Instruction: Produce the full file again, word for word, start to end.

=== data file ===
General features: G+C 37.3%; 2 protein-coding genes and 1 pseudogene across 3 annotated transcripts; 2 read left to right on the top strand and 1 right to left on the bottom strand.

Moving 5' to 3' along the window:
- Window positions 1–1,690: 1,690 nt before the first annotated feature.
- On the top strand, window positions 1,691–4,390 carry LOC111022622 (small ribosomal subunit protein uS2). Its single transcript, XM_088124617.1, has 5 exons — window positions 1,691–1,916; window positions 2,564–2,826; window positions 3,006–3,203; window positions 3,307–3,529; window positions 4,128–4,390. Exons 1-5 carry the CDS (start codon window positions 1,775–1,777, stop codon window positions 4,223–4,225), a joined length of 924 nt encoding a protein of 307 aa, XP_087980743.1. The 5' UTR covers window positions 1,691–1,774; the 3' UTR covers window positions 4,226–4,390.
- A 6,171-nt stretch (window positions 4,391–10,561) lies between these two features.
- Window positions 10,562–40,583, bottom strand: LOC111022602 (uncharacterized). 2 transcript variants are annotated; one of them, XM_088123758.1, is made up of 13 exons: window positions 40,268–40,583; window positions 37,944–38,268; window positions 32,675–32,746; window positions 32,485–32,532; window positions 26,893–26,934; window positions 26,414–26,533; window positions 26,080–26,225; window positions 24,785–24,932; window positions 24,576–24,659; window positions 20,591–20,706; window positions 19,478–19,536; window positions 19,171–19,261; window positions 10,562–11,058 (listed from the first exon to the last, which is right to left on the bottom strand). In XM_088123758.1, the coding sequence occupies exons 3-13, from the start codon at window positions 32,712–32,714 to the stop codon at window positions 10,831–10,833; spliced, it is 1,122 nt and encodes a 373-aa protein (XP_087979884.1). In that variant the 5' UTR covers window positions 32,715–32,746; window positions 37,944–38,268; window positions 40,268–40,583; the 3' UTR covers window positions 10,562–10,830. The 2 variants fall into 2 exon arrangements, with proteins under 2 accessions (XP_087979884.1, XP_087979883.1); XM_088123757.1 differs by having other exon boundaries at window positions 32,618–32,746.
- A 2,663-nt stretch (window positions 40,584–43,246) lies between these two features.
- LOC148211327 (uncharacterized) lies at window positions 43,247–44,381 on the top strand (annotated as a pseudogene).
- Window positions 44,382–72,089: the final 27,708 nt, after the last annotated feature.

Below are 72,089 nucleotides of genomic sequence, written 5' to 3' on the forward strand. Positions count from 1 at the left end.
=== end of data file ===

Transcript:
General features: G+C 37.3%; 2 protein-coding genes and 1 pseudogene across 3 annotated transcripts; 2 read left to right on the top strand and 1 right to left on the bottom strand.

Moving 5' to 3' along the window:
- Window positions 1–1,690: 1,690 nt before the first annotated feature.
- On the top strand, window positions 1,691–4,390 carry LOC111022622 (small ribosomal subunit protein uS2). Its single transcript, XM_088124617.1, has 5 exons — window positions 1,691–1,916; window positions 2,564–2,826; window positions 3,006–3,203; window positions 3,307–3,529; window positions 4,128–4,390. Exons 1-5 carry the CDS (start codon window positions 1,775–1,777, stop codon window positions 4,223–4,225), a joined length of 924 nt encoding a protein of 307 aa, XP_087980743.1. The 5' UTR covers window positions 1,691–1,774; the 3' UTR covers window positions 4,226–4,390.
- A 6,171-nt stretch (window positions 4,391–10,561) lies between these two features.
- Window positions 10,562–40,583, bottom strand: LOC111022602 (uncharacterized). 2 transcript variants are annotated; one of them, XM_088123758.1, is made up of 13 exons: window positions 40,268–40,583; window positions 37,944–38,268; window positions 32,675–32,746; window positions 32,485–32,532; window positions 26,893–26,934; window positions 26,414–26,533; window positions 26,080–26,225; window positions 24,785–24,932; window positions 24,576–24,659; window positions 20,591–20,706; window positions 19,478–19,536; window positions 19,171–19,261; window positions 10,562–11,058 (listed from the first exon to the last, which is right to left on the bottom strand). In XM_088123758.1, the coding sequence occupies exons 3-13, from the start codon at window positions 32,712–32,714 to the stop codon at window positions 10,831–10,833; spliced, it is 1,122 nt and encodes a 373-aa protein (XP_087979884.1). In that variant the 5' UTR covers window positions 32,715–32,746; window positions 37,944–38,268; window positions 40,268–40,583; the 3' UTR covers window positions 10,562–10,830. The 2 variants fall into 2 exon arrangements, with proteins under 2 accessions (XP_087979884.1, XP_087979883.1); XM_088123757.1 differs by having other exon boundaries at window positions 32,618–32,746.
- A 2,663-nt stretch (window positions 40,584–43,246) lies between these two features.
- LOC148211327 (uncharacterized) lies at window positions 43,247–44,381 on the top strand (annotated as a pseudogene).
- Window positions 44,382–72,089: the final 27,708 nt, after the last annotated feature.

Below are 72,089 nucleotides of genomic sequence, written 5' to 3' on the forward strand. Positions count from 1 at the left end.